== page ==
When you reach out to any bank to open a saving or current account, you will find that there are two types of banks, viz public and private banks.
- The government owns and controls public sector banks, whereas private entities or individuals own private sector banks.
- Private sector banks generally have more competitive services and interest rates, while public sector banks provide more accessible banking options for rural and low-income populations.
- Public sector banks focus more on financial inclusion, while private sector banks prioritize profit and shareholder value.
Public Sector vs Private Sector Banks
A public sector bank is a financial institution in which the state government owns over 50% of their shares and they are totally controlled by the government. Private Sector Banks are those financial institutions that are owned by individuals who have over more than 50% of their shares.
Public bank gives promotion based on seniority, whereas private bank gives promotion based on performance.
|Parameter of Comparison||Public Sector Banks||Private Sector Banks|
|Status of control||They are government-controlled||They are under private individual control|
|Interest rates||They have higher interest rates for loans and lower interest rates for savings.||They have lower interest rates for loans and higher interest rates for savings.|
|Shareholdings||Financial institutions with a maximum of its shares contained by the government||Financial institutions with a maximum of its shares held by private shareholders|
|Customer base||Most public sector or government banks benefit from a more extensive customer base. It is mainly because people find these banks trustworthy.||The majority of the private sector banks experience a lesser customer base. People fail to trust such banks with their finances fully.|
|Employee promotion status||Usually, the basis of employee promotion is seniority or the time length experienced by the employee at the institution.||The foundation of employee promotion is generally the amount of value added by the individual to the institution|
What are Public Sector Banks?
Public sector banks refer to the financial institutions with over 50% of their shareholdings held by the state government. Usually, the banks appear on the stock exchange.
They are the financial backbone of a country, such that they contribute to the nation’s financial security.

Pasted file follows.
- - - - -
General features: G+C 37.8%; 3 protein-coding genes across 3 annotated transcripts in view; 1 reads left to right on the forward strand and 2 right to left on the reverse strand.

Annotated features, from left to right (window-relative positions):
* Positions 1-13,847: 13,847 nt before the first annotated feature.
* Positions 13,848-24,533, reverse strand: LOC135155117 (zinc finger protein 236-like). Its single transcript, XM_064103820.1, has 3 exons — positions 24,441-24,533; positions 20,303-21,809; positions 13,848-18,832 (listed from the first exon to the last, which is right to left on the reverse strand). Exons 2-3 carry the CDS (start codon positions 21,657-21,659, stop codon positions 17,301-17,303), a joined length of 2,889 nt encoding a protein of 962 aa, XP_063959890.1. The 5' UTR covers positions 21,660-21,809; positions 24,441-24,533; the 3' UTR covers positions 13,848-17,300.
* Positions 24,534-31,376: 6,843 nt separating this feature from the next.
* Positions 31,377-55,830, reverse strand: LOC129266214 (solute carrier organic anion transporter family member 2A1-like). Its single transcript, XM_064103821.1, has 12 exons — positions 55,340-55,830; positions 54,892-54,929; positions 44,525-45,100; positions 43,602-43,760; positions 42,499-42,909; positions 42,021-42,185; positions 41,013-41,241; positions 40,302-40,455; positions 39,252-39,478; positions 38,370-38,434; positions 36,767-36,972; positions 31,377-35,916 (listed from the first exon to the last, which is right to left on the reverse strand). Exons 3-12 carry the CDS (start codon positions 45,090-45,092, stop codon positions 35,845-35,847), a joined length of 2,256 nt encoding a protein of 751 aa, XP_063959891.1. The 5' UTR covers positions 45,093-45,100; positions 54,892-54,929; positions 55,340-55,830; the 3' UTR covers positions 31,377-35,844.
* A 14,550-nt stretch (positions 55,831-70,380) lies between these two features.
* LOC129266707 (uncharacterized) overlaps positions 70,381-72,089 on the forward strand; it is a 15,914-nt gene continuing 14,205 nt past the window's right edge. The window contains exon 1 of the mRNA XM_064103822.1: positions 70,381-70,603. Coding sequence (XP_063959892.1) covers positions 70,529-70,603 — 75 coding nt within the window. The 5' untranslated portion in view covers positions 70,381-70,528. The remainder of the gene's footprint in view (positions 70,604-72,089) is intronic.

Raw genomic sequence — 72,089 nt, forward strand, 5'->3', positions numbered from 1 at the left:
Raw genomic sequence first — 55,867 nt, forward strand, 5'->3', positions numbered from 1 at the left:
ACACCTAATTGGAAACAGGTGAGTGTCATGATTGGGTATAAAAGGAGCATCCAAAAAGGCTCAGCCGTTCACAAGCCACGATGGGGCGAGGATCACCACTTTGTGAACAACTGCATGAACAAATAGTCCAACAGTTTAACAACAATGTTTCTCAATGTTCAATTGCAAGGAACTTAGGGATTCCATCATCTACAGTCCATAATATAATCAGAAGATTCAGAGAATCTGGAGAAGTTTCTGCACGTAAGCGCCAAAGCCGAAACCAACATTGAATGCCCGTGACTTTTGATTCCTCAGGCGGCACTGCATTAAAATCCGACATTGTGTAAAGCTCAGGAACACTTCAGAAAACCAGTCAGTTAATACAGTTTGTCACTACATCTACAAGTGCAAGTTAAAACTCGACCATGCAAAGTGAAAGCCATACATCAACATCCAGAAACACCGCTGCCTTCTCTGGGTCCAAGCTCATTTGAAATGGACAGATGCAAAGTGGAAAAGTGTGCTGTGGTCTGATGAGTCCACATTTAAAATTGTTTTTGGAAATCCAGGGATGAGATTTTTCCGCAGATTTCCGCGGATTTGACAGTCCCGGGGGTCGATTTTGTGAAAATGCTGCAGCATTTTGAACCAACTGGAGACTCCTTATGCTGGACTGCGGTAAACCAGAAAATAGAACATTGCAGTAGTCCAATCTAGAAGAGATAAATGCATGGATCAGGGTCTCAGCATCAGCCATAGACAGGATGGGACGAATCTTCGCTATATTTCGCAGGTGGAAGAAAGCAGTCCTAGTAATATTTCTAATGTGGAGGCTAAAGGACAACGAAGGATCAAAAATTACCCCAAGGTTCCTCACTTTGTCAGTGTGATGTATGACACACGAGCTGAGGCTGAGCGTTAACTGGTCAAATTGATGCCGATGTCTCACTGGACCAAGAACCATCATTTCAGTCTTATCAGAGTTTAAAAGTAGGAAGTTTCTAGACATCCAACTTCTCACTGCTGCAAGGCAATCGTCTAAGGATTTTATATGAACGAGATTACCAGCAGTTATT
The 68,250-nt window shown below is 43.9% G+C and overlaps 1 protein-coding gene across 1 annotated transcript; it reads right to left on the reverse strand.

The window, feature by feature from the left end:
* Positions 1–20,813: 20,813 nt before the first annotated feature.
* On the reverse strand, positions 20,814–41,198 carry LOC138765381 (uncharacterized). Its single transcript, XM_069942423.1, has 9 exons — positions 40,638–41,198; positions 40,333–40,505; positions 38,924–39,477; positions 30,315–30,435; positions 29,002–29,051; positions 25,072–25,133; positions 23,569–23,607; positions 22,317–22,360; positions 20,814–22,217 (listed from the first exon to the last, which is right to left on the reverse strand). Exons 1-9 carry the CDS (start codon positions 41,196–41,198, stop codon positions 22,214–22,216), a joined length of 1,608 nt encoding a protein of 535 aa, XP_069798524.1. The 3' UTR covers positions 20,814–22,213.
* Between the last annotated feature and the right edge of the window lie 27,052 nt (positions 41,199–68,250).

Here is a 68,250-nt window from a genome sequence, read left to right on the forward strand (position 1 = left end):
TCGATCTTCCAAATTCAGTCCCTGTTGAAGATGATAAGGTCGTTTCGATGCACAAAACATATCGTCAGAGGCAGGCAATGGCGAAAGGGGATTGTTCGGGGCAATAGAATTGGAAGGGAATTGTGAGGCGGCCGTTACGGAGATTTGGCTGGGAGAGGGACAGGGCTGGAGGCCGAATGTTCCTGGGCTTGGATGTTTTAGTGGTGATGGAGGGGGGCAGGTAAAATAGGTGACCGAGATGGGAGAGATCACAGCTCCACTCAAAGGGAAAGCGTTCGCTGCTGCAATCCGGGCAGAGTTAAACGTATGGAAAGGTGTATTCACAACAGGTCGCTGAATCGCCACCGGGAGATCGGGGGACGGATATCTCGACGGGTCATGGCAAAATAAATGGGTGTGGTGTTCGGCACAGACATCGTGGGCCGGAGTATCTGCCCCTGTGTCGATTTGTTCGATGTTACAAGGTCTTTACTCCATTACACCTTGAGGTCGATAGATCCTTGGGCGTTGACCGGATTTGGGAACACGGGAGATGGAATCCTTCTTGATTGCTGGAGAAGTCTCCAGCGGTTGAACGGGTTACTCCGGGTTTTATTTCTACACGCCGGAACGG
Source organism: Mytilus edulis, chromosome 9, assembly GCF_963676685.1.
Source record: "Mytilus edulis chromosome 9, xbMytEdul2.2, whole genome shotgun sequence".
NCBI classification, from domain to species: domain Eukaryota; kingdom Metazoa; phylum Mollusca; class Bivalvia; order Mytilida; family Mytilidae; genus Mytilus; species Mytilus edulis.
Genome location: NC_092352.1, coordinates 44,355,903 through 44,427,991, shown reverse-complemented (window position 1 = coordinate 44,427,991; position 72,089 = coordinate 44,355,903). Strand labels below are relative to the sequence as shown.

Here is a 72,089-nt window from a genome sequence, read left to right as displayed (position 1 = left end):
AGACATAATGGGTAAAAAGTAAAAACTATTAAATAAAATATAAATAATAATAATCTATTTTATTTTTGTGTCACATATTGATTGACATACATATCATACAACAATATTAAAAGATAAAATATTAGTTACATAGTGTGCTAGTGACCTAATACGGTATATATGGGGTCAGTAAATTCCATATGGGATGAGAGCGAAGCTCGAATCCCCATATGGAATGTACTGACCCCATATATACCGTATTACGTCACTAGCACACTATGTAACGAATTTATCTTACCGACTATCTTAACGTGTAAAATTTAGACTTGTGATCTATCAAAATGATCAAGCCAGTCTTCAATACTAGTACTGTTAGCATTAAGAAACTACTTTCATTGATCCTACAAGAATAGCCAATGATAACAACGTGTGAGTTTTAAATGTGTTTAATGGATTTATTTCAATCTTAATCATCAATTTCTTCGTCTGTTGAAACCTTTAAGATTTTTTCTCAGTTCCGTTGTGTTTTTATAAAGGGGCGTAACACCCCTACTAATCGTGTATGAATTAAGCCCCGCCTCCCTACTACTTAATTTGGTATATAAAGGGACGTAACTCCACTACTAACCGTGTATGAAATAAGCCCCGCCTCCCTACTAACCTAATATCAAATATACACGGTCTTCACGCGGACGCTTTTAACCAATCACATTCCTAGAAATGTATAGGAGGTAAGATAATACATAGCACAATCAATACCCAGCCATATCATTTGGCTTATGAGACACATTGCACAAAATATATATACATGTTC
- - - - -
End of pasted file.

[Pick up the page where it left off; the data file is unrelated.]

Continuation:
Despite slightly higher interest rates, once you keep your money in the governmental banks’ fixed accounts, you are sure of the funds’ security.
There is almost zero chance of such institutions defaulting on customers’ finances. In cases where the banks experience financial constraints, the government tends to cover them up.
What are Private Sector Banks?
The banks in this category have a more significant part of their equity contained by private shareholders rather than the government. These banks have individuals or private institutions holding more than 50% of the shares.
Some private banks may default on customer finances. It happens mainly on fixed deposits.
Others may abruptly shut down their entire operations and lose track of their customers.
In such instances, customers may lose their savings.
These institutions adopt aggressive customer strategies targeted toward ultimate customer satisfaction. They primarily aim at quality service delivery within the shortest possible time.
Employees will consistently market high-end products and services to a broader geographic and a larger target audience.
Main Differences Between Public and Private Sector Banks
- Public sector banks have existed for a long time now. They have an excellent public image which creates trustworthiness. In return, these institutions receive customer loyalty, contributing to their broader customer base. Contrary, private sector banks now exist for a shorter period. Thus, they have a lower customer base.
- Concerning interest rate policies, there is transparency in public sector banks. However, the interest rates on savings for customers are pretty higher. For the private sector banks, there may be more hidden charges on various operating systems. It explains why most people opt for government banks. However, the banks in this category give lower customer interest on savings.
- Public sector banks have job security for their employees. When individuals start working in such institutions, they do not have to worry about being fired from a job due to specific issues. There is constant performance evaluation for private sector banks, which adds to the worries regarding job security. If an individual fails to meet specific performance levels, they may easily undergo retrenchment.
- Government banks take time to implement new technologies that make work easier for employees and customers. However, the private sectors stay up-to-date with the latest technological trends that make operations more straightforward. Sometimes when you visit public banks, you have to go through various departments to attain the needed information. However, in most private banks, you can receive all the assistance you need at only one desk. You henceforth achieve satisfaction and save time as well.
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Chara Yadav holds MBA in Finance. Her goal is to simplify finance-related topics. She has worked in finance for about 25 years. She has held multiple finance and banking classes for business schools and communities. Read more at her bio page.